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Investors wondering why Chesapeake Energy stock is falling today need only look at the company's recent past.
The immediate cause of today's 50% plunge in Chesapeake Energy Corp. (NYSE: CHK) stock this morning (Monday) was the news that the company had hired the restructuring law firm Kirkland & Ellis LLP. Chesapeake is carrying a debt load of $9.8 billion – eight times the company's market value.
The news broke before markets opened, sending the Chesapeake Energy stock price down 22% in pre-market trading.
But in the minutes after markets opened, CHK stock fell harder. By mid-morning, Chesapeake Energy stock was down as much as 50% to $1.50 a share. Trading of Chesapeake Energy stock was halted at least six times. That's the lowest intraday price for CHK stock since January 2000.
The company issued a statement late in the morning in an attempt to stop the bleeding. Chesapeake Energy said that "Kirkland & Ellis LLP has served as one of Chesapeake's counsel since 2010" and that it "currently has no plans to pursue bankruptcy."
That helped the CHK stock price to recover about half of the day's losses, but it was still down more than 30% at noon.
Chesapeake's heavy debt load has weighed on the stock for more than a year and is eating the company alive…
Why Chesapeake Energy Stock (NYSE: CHK) Has Been Hit So Hard
As the second-largest natural gas producer in the United States, Chesapeake Energy has been hit hard by slumping natural gas prices. Natural gas fell by more than a third last year and is down about 50% from mid-2014 levels.
That has choked off Chesapeake's cash flow and crippled its ability to pay its debts. The downward spiral has forced Chesapeake Energy to lay off 15% of its workers and suspend its dividend.
As its debt matures, Chesapeake doesn't have the cash to pay it off. Analysts estimate the company will come up short by about $1 billion over the next two years.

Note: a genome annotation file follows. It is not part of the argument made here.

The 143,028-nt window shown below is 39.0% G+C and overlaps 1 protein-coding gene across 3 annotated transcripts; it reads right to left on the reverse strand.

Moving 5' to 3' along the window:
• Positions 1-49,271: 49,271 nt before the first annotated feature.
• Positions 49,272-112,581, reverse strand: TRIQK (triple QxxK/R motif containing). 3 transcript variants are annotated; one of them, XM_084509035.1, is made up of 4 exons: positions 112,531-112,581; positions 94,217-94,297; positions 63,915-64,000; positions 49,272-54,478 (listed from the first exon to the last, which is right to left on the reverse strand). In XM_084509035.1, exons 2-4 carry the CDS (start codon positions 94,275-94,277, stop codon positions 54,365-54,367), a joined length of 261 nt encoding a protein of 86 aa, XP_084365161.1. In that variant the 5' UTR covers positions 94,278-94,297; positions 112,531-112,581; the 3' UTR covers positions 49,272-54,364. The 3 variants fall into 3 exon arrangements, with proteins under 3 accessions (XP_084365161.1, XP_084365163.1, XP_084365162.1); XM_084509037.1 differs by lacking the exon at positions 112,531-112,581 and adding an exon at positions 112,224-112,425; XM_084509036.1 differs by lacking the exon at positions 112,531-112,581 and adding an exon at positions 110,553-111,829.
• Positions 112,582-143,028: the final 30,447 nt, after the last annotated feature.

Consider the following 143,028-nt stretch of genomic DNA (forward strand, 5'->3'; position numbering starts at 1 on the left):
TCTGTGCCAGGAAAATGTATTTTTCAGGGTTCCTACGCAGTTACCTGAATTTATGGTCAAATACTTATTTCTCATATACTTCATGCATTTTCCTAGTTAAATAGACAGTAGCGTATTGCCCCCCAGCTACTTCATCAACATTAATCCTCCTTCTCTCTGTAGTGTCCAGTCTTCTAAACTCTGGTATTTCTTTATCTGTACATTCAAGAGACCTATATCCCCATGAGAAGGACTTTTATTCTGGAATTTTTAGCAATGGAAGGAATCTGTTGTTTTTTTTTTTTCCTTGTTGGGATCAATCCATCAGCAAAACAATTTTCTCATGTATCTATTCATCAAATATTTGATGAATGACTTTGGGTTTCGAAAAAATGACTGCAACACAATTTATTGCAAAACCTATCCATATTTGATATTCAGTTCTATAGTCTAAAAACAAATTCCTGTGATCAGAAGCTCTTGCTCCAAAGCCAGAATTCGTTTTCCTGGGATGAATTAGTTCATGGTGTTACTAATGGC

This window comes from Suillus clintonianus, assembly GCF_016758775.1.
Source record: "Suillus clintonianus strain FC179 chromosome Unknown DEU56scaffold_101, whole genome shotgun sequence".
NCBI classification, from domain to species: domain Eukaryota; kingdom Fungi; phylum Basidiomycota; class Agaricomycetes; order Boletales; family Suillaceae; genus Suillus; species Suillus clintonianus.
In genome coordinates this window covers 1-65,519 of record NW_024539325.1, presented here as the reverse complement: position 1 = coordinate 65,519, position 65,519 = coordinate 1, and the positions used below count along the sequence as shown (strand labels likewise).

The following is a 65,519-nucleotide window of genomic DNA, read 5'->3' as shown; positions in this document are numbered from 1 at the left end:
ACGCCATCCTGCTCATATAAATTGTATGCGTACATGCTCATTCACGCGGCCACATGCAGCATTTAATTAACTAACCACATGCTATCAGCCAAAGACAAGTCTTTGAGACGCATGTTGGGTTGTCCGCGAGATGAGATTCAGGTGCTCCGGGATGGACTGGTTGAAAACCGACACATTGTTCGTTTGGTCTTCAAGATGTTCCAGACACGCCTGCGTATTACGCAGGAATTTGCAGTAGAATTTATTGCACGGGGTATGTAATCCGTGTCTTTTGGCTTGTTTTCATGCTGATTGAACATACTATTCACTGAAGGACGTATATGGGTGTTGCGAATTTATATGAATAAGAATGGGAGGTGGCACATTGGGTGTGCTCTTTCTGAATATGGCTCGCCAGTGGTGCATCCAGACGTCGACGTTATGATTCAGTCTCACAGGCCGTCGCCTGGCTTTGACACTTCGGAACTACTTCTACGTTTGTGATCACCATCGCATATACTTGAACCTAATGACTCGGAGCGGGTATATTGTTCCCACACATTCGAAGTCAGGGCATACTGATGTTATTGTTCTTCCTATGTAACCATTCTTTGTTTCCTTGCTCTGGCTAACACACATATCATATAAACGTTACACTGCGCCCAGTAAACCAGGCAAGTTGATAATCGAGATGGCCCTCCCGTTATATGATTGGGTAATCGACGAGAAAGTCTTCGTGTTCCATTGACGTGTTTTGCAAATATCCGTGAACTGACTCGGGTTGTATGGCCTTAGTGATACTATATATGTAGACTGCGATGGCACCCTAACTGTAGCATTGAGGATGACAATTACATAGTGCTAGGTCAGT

CHK stock is down 66% in 2016 alone, and is down 93% over the past 12 months.
Last month, Standard & Poor's chopped Chesapeake Energy's debt rating to "CCC+" – well into junk territory. The credit-rating company added that Chesapeake's debt leverage is "unsustainable," an assessment that appears confirmed by this morning's news.
Chesapeake desperately needs natural gas prices to rise, but that isn't expected to happen anytime soon.
And while Chesapeake Energy says it's not pursuing bankruptcy, its debt headaches make it a very high-risk company nonetheless.
Needless to say, investors should steer clear of this train wreck. At this point, it's even too late to take advantage of the sell-off by shorting CHK stock.
The Bottom Line: A report that Chesapeake Energy had enlisted a restructuring firm sent CHK stock tumbling. But while the company denied it was pursuing bankruptcy, its massive debt and weak cash flow have put it in a very precarious position. This is one for investors to watch from the sidelines.
A Winning Energy Stock: The slump in oil and natural gas prices has slammed almost every stock in that sector. Layoffs, earnings losses, and steep declines in stock prices have become the norm. But one kind of oil company has actually been able to benefit from crude's free fall. In fact, this company is making a killing right now…
About the Author
Dave has been a journalist for more than 35 years, including 18 spent at The Baltimore Sun. He has worked as a writer, editor, and page designer at different times in his career. He's interviewed a number of well-known personalities - ranging from punk rock icon Joey Ramone to Apple Inc. co-founder Steve Wozniak.
Over the course of his journalistic career, Dave has covered many diverse subjects. Since arriving at Money Morning in 2011, he has focused primarily on technology. He's an expert on both Apple and cryptocurrencies. He started writing about Apple for The Sun in the mid-1990s, and had an Apple blog on The Sun's web site from 2007-2009. Dave's been writing about Bitcoin since 2011 - long before most people had even heard of it. He even mined it for a short time.
Dave has a BA in English and Mass Communications from Loyola University Maryland.